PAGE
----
Inside Cisco's Anti-Skype Gambit

| About: Cisco Systems, (CSCO)
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Open source advocates are giving surprisingly little love to Cisco's (NASDAQ:CSCO) appeal of Microsoft's (NASDAQ:MSFT) Skype acquisition before the European Commission.

Cisco doesn't want to stop the merger. It just wants Microsoft to support open standards after the merger, to make such support a condition of approval. This would let Cisco routers interoperate with Skype services.

So far this year Cisco has increased 11.6% in value, while Microsoft is up over 18%. The earnings multiple for MSFT is still just 11.6, against 15.6 for CSCO, so this is a trend that has room to run.

The reason for the move is clear. Microsoft plans to fully integrate Skype into all its products. This includes its enterprise communications product, Lync. The result could be to shut Cisco out of deals with companies that are Microsoft-centric.

Which is why Microsoft bid $8.5 billion for a company that had previously been bought by eBay (NASDAQ:EBAY) for $2.5 billion and valued on eBay's books, as late as last year, at $2 billion. (Most of the company had been sold to Silver Lake Partners, a private equity firm, and Microsoft's deal was with Silver Lake.)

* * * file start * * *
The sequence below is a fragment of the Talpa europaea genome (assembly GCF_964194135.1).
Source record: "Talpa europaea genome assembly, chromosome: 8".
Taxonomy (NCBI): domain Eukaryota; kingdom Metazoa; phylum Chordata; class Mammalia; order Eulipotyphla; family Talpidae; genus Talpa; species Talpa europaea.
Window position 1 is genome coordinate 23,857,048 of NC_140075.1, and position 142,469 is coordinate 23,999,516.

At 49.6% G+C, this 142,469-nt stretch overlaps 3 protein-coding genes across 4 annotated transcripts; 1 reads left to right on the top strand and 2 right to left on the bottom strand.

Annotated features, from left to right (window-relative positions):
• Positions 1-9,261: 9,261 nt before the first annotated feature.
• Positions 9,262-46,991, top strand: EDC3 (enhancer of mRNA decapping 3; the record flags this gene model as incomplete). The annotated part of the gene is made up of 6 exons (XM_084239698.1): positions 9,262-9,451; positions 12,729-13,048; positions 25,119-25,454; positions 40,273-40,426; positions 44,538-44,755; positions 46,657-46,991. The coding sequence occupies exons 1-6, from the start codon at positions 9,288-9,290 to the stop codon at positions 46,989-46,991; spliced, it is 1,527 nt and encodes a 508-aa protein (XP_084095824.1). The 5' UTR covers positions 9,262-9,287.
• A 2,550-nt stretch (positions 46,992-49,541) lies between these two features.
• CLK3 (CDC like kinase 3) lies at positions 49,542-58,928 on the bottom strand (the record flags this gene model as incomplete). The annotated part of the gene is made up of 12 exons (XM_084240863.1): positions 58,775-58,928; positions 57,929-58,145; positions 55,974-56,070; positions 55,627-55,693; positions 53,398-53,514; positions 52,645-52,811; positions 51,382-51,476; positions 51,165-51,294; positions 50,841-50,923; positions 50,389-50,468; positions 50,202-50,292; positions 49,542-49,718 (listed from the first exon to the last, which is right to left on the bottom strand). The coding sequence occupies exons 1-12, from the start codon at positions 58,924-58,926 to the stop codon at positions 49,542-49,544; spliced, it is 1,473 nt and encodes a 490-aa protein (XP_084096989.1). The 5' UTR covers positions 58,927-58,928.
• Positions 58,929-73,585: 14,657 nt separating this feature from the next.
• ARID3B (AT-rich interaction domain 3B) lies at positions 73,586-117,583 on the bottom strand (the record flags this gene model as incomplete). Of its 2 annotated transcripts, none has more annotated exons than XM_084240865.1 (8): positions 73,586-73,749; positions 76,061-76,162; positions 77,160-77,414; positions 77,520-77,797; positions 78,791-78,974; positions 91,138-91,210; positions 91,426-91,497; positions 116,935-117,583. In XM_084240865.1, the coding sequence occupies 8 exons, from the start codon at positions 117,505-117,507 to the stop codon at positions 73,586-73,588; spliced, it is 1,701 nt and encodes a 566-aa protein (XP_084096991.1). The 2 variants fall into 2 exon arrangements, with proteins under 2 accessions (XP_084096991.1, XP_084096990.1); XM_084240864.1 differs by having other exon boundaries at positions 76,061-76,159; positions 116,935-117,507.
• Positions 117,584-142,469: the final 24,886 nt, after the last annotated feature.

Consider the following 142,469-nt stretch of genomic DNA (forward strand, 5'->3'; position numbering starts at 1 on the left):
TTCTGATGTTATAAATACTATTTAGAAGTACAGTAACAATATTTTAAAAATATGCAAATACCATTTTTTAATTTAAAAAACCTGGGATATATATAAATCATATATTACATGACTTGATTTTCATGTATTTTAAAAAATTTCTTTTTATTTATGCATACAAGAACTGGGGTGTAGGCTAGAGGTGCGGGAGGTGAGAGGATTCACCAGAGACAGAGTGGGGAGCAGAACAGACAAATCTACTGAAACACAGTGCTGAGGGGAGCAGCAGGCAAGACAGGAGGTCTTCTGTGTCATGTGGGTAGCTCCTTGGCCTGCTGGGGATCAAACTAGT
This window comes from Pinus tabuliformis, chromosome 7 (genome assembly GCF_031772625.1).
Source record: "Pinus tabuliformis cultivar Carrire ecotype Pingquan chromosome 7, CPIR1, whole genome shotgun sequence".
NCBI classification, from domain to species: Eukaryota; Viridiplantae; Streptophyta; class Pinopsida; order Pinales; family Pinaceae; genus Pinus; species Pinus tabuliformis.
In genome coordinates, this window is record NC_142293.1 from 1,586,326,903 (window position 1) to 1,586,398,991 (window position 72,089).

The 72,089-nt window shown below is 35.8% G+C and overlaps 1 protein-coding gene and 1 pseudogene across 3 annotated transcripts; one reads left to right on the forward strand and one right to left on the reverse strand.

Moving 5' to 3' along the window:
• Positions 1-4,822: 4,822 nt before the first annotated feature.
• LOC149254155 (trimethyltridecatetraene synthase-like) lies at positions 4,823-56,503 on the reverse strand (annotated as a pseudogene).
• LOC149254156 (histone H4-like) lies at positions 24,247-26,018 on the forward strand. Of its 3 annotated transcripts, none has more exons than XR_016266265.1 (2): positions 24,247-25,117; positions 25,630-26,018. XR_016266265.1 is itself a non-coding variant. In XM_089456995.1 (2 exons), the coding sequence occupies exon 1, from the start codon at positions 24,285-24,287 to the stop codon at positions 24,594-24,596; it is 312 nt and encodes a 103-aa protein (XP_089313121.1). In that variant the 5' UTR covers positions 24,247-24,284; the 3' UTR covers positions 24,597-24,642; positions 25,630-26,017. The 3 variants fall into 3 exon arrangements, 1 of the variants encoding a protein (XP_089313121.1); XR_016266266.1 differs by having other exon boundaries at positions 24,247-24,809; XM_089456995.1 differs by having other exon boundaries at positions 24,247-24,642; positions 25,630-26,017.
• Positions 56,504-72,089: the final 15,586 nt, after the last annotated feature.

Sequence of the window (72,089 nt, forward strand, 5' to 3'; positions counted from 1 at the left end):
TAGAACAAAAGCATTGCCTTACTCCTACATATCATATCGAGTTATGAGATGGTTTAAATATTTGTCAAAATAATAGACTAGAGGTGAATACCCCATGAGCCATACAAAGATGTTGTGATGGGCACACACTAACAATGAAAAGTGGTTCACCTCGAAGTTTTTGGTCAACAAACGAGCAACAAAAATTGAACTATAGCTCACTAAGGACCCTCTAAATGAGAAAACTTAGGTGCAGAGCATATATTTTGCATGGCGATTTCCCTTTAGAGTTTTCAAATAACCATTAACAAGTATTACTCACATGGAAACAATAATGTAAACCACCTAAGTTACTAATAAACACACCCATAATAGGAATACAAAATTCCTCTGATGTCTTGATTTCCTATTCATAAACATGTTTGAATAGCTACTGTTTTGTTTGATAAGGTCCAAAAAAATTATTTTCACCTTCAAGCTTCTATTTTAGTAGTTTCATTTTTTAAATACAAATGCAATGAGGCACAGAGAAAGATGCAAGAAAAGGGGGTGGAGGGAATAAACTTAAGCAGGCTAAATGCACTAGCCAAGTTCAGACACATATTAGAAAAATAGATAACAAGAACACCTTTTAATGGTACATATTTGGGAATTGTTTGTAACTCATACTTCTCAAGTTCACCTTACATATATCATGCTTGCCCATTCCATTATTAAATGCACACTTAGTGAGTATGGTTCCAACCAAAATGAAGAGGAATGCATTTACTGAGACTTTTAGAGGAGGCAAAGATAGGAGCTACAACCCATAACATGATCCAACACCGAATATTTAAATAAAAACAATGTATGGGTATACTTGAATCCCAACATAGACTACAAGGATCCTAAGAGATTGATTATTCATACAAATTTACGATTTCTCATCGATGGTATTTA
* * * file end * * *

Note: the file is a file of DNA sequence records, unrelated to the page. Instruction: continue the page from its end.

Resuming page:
Now that the trap has been sprung, with Microsoft making its intentions public and grabbing Cisco talent as it does so, Cisco and its stock have a sad story. After all, the company argues, Microsoft had demanded interoperability when Cisco bought Tandberg in 2010, and it should do the same this time.

But why aren't open source advocates pounding the table on Cisco's behalf? Two reasons:

  1. Cisco doesn't mean it. Cisco is arguing from a point of narrow self-interest, not principle. The company fears losing videoconferencing business to Lync, after a decade of following the technology down the cost curve, often at a loss. The company tends to keep open source at arms-length and was, until 2009, said to be in violation of open source licenses.

  2. We don't expect Microsoft to get away with it. Cisco's view of open source changed because of business necessity, specifically the cloud. Cloud computing requires open standards, and interoperability. Open source advocates don't really see Microsoft as much of a threat.

To the open source community, Microsoft's ability to use Skype as a proprietary effort in the conferencing space is not news and is limited to that industry. Cisco's last-ditch effort to impose conditions on the merger is likely to fail, and is negative for CSCO stock.

As to MSFT, it's bullish in the short term, but most in the open source community expects it will come around to standards when it's in its own best-interest, as it has before.

Disclosure: I am long MSFT.